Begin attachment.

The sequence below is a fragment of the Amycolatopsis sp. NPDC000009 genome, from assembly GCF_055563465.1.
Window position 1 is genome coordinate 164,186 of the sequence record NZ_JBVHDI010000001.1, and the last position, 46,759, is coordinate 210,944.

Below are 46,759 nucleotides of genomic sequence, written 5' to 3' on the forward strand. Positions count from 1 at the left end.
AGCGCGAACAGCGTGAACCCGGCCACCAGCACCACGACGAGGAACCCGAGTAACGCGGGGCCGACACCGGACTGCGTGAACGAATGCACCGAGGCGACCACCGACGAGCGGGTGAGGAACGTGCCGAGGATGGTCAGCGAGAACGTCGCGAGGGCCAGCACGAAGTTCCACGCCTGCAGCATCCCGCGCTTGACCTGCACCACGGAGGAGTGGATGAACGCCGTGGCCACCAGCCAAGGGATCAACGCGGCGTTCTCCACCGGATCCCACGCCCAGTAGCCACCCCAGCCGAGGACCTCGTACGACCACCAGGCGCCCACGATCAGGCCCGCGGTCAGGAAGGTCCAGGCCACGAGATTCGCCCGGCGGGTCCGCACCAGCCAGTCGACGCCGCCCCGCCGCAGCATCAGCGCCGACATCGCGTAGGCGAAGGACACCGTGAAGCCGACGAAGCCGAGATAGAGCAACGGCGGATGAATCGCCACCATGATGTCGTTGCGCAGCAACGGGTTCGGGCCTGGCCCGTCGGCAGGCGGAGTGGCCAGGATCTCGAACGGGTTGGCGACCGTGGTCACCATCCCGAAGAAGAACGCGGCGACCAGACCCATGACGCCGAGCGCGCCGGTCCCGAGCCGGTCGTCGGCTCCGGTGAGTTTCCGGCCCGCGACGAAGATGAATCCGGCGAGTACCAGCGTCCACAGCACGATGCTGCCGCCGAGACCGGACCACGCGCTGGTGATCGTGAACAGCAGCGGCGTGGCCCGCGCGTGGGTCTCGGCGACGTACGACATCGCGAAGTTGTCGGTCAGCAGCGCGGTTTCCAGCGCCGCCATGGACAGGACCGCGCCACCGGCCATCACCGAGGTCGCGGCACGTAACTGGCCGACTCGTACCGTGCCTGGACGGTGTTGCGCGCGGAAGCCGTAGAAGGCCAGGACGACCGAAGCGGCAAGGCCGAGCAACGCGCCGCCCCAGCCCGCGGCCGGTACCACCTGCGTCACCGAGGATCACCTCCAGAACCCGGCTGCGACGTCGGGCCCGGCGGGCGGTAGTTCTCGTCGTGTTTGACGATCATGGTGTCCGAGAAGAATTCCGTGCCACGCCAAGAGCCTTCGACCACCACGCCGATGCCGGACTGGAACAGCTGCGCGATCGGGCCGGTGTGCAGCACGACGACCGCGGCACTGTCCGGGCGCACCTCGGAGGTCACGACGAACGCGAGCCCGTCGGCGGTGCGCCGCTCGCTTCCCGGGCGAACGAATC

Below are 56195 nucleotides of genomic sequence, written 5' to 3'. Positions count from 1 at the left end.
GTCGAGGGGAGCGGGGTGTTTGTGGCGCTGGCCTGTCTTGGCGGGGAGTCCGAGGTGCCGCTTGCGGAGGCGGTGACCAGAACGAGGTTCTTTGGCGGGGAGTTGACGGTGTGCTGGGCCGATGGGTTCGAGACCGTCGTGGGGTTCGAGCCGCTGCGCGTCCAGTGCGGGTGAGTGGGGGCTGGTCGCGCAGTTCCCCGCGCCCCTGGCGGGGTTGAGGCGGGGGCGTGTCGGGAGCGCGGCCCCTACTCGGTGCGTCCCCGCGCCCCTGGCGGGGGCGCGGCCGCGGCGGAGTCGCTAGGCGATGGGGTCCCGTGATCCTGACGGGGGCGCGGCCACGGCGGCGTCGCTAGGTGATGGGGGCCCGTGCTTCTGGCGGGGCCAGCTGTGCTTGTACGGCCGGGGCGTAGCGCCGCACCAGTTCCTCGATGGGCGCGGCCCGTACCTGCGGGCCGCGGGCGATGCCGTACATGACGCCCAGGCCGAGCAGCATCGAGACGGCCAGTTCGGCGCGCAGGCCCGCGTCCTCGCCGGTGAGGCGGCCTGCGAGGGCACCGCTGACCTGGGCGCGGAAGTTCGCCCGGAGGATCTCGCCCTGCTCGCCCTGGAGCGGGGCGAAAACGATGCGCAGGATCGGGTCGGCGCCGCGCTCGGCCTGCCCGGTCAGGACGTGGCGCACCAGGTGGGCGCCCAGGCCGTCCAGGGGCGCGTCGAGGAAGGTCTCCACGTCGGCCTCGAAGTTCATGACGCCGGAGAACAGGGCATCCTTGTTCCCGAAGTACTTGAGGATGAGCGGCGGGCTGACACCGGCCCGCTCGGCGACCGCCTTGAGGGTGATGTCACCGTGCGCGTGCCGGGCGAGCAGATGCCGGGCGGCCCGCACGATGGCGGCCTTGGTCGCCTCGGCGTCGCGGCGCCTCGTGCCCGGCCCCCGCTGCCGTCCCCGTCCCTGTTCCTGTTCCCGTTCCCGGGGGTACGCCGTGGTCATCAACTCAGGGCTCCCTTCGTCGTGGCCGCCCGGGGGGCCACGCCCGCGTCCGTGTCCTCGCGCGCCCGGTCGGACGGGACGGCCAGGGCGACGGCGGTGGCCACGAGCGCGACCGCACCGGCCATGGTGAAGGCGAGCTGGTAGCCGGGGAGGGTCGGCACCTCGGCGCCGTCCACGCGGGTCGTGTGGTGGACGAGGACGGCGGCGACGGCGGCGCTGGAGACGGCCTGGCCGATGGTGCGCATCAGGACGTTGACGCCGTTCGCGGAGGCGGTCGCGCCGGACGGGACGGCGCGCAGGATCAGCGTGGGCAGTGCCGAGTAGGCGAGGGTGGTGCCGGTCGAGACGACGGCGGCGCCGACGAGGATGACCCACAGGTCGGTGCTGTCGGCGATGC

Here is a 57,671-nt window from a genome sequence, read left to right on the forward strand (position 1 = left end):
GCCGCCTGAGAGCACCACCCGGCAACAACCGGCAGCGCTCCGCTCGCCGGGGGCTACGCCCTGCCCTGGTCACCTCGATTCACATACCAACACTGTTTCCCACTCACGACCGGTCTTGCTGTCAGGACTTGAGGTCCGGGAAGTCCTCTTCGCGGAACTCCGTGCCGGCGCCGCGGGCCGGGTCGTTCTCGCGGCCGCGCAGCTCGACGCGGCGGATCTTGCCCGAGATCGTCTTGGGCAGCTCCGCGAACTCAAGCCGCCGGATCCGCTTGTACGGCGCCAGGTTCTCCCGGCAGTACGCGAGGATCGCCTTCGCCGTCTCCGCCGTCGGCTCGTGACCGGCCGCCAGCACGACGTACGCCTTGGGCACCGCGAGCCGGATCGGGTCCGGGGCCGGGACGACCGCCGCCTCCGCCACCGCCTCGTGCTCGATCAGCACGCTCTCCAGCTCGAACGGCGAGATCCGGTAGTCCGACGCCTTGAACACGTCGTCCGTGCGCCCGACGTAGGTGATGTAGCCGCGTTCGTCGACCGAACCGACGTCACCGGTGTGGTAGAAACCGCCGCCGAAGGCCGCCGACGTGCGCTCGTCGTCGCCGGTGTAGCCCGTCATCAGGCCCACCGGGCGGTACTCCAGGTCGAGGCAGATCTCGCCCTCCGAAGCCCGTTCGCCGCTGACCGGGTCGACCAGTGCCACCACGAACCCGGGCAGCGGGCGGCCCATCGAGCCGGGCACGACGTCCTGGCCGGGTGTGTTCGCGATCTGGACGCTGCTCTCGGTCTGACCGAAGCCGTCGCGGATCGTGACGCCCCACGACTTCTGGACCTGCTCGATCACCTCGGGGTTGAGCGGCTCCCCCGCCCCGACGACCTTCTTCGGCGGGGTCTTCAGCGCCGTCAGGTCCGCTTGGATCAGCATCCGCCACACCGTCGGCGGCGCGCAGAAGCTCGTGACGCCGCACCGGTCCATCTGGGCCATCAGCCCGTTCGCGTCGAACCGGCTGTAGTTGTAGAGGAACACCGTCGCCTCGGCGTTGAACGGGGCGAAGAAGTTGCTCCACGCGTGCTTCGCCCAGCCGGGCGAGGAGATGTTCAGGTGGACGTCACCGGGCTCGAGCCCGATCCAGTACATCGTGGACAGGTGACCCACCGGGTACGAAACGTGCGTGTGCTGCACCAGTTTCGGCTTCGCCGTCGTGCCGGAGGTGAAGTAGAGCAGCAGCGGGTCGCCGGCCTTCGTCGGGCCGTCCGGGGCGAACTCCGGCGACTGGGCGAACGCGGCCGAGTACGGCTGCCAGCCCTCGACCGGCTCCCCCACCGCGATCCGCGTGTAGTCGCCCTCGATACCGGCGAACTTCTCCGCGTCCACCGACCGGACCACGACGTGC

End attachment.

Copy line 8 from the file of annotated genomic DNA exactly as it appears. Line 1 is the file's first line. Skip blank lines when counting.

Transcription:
GCCGCCTGAGAGCACCACCCGGCAACAACCGGCAGCGCTCCGCTCGCCGGGGGCTACGCCCTGCCCTGGTCACCTCGATTCACATACCAACACTGTTTCCCACTCACGACCGGTCTTGCTGTCAGGACTTGAGGTCCGGGAAGTCCTCTTCGCGGAACTCCGTGCCGGCGCCGCGGGCCGGGTCGTTCTCGCGGCCGCGCAGCTCGACGCGGCGGATCTTGCCCGAGATCGTCTTGGGCAGCTCCGCGAACTCAAGCCGCCGGATCCGCTTGTACGGCGCCAGGTTCTCCCGGCAGTACGCGAGGATCGCCTTCGCCGTCTCCGCCGTCGGCTCGTGACCGGCCGCCAGCACGACGTACGCCTTGGGCACCGCGAGCCGGATCGGGTCCGGGGCCGGGACGACCGCCGCCTCCGCCACCGCCTCGTGCTCGATCAGCACGCTCTCCAGCTCGAACGGCGAGATCCGGTAGTCCGACGCCTTGAACACGTCGTCCGTGCGCCCGACGTAGGTGATGTAGCCGCGTTCGTCGACCGAACCGACGTCACCGGTGTGGTAGAAACCGCCGCCGAAGGCCGCCGACGTGCGCTCGTCGTCGCCGGTGTAGCCCGTCATCAGGCCCACCGGGCGGTACTCCAGGTCGAGGCAGATCTCGCCCTCCGAAGCCCGTTCGCCGCTGACCGGGTCGACCAGTGCCACCACGAACCCGGGCAGCGGGCGGCCCATCGAGCCGGGCACGACGTCCTGGCCGGGTGTGTTCGCGATCTGGACGCTGCTCTCGGTCTGACCGAAGCCGTCGCGGATCGTGACGCCCCACGACTTCTGGACCTGCTCGATCACCTCGGGGTTGAGCGGCTCCCCCGCCCCGACGACCTTCTTCGGCGGGGTCTTCAGCGCCGTCAGGTCCGCTTGGATCAGCATCCGCCACACCGTCGGCGGCGCGCAGAAGCTCGTGACGCCGCACCGGTCCATCTGGGCCATCAGCCCGTTCGCGTCGAACCGGCTGTAGTTGTAGAGGAACACCGTCGCCTCGGCGTTGAACGGGGCGAAGAAGTTGCTCCACGCGTGCTTCGCCCAGCCGGGCGAGGAGATGTTCAGGTGGACGTCACCGGGCTCGAGCCCGATCCAGTACATCGTGGACAGGTGACCCACCGGGTACGAAACGTGCGTGTGCTGCACCAGTTTCGGCTTCGCCGTCGTGCCGGAGGTGAAGTAGAGCAGCAGCGGGTCGCCGGCCTTCGTCGGGCCGTCCGGGGCGAACTCCGGCGACTGGGCGAACGCGGCCGAGTACGGCTGCCAGCCCTCGACCGGCTCCCCCACCGCGATCCGCGTGTAGTCGCCCTCGATACCGGCGAACTTCTCCGCGTCCACCGACCGGACCACGACGTGC